Owners and Managers continuously strive for improvements in performance. That could be the performance of individual employees, the performance of the team and/or the performance of the organization. It could be in the manufacture of widgets, the sale of those widgets or handling the administrative duties related to those widgets. Performance Planning is a management tool that can be used to improve productivity and efficiency in all those areas, resulting in improved overall performance.
Stephen R. Covey, in his book “The 7 Habits of Highly Effective People”, uses Aesop ’s fable of the goose and the golden egg to illustrate the relationship of Production and Production Capability. He calls it the P/PC balance. In the fable you’ve no doubt heard, the farmer discovers that his goose is laying eggs of pure gold. He decides that he could become wealthy faster if he kills the goose and gets all the eggs at once. Of course, he discovers that the goose isn’t full of golden eggs and he has now destroyed the source. He didn’t have P/PC balance. He destroyed all Production Capability in his attempt at immediate Production. This is a challenge faced by business owners and managers all the time. Having the right people, performing the right tasks to maximize productivity (today’s “Production”), while maintaining high staff morale and job satisfaction for the future (tomorrow’s “Production Capability”).
For several years, we have been working with businesses and organizations in this productivity area through the use of Performance Planning. In a previous post, we discussed several features and benefits of a PerformancePlanning Program – benefits an organization should expect from the implementation and use of such a program.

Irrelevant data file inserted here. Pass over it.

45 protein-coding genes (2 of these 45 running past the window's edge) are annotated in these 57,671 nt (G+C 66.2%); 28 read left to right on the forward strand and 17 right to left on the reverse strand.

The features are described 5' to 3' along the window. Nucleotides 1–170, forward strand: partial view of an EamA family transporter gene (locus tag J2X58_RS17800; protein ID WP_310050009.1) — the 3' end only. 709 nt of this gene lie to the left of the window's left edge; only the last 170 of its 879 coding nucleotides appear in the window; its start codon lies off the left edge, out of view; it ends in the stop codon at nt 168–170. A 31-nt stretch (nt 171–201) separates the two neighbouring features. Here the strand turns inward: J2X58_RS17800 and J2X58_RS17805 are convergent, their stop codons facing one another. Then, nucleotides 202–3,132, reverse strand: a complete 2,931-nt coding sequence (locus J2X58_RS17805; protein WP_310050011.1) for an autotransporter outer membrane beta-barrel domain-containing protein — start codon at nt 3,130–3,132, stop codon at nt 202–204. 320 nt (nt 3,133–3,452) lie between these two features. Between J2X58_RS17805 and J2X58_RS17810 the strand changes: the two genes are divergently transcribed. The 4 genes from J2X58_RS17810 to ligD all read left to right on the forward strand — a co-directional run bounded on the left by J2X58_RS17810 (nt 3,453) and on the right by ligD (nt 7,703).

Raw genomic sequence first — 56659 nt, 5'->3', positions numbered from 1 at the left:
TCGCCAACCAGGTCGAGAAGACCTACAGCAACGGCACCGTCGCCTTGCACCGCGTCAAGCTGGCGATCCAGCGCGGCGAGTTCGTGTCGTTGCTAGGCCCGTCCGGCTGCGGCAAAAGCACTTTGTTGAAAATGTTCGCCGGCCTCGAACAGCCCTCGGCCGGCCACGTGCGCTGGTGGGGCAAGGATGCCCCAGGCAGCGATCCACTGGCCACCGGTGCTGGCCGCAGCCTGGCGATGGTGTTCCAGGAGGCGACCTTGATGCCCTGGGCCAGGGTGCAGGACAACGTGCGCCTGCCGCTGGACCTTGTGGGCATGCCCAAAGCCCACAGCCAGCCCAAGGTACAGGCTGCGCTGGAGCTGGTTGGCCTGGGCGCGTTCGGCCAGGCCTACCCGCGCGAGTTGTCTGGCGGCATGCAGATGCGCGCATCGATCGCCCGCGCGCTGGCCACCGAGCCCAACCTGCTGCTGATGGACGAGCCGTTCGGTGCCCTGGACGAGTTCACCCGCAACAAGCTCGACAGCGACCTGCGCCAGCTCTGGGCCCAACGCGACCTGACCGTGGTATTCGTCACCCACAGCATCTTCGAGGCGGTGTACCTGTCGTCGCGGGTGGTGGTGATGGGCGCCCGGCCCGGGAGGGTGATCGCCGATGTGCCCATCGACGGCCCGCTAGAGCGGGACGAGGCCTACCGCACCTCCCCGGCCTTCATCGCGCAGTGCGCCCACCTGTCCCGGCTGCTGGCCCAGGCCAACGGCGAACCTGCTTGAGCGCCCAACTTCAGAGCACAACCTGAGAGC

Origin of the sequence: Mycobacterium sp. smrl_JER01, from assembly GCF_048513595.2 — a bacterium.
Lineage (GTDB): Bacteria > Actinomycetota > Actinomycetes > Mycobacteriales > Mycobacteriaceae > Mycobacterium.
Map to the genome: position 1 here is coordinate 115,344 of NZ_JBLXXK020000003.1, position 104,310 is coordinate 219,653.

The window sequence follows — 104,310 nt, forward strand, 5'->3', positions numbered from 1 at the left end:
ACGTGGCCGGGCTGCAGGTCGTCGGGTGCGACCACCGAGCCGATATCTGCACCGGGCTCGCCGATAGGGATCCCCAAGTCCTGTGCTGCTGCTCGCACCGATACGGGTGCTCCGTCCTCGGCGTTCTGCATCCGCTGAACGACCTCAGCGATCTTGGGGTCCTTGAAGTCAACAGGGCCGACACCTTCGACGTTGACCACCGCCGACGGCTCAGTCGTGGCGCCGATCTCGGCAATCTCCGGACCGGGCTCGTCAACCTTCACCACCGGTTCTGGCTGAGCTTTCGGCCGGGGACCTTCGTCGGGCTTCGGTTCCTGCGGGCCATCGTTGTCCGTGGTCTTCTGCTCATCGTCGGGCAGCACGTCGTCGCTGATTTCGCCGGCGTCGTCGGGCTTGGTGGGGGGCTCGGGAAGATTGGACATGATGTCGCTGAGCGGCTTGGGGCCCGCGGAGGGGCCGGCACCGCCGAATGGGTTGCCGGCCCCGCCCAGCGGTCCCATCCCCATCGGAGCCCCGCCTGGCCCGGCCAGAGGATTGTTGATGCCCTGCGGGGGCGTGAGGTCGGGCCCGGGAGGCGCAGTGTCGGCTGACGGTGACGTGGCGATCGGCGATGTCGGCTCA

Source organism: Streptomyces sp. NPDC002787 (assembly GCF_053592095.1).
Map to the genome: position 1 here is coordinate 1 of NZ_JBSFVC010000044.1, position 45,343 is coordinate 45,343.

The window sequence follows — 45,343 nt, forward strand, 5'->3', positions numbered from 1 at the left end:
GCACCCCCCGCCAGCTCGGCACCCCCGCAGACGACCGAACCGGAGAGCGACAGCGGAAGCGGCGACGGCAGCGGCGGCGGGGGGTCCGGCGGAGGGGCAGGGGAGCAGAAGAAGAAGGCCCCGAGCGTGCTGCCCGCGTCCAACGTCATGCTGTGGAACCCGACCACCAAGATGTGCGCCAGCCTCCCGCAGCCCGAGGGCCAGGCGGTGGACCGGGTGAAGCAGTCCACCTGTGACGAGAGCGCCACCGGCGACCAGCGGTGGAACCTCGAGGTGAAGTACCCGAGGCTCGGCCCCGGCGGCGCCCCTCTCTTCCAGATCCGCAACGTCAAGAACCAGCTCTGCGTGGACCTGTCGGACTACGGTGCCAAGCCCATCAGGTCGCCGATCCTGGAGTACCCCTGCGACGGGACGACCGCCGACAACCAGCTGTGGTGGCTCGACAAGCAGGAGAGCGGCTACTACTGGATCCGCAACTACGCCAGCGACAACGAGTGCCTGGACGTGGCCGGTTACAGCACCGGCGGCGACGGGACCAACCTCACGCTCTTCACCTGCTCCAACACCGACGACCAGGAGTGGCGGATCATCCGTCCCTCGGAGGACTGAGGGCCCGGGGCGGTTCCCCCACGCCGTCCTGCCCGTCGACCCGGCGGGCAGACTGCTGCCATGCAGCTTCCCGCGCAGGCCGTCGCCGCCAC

Let’s start with a basic concept: “No one should be fired for poor performance or bad behavior and have it come as a surprise”. Most managers are reluctant to release employees, even when there may be just cause; and the recruiting, hiring and training of new employees is costly in time, money and productivity. We suggest that even a basic Personnel Policy will outline the activities and conduct expected by the employer of the employees and also indicate the support the employees can expect from their employer. The Personnel Policy will address most of the issues that normally arise under “behavior”. We have found that the use of four documents will take care of the “performance” part of the equation: Job Description, Orientation Checklist, a combination Workplan and Appraisal and an Employee Career and Training Plan.
Owners and Managers want both Production and Production Capability; they want what a formal Performance Planning Program has to offer:
- A program that outlines basic expectations of both the employee and the employer
- A program that identifies objectives and responsibilities for each position in their organization
- A program that systematically introduces new employees to their duties and responsibilities
- A program that assigns objectives and responsibilities to individual employees
- A program to evaluate employee performance regularly, fairly and consistently
- A program to help employees achieve their full job potential and career aspirations because satisfied employees are more productive
We know from experience that any program is likely to be successful only if it is easy to implement and administer, requires a minimum amount of time and then is used regularly and consistently. There are many benefits of a Performance Planning program; we’ll discuss them in subsequent postings and demonstrate why owners and managers want those benefits for their organizations.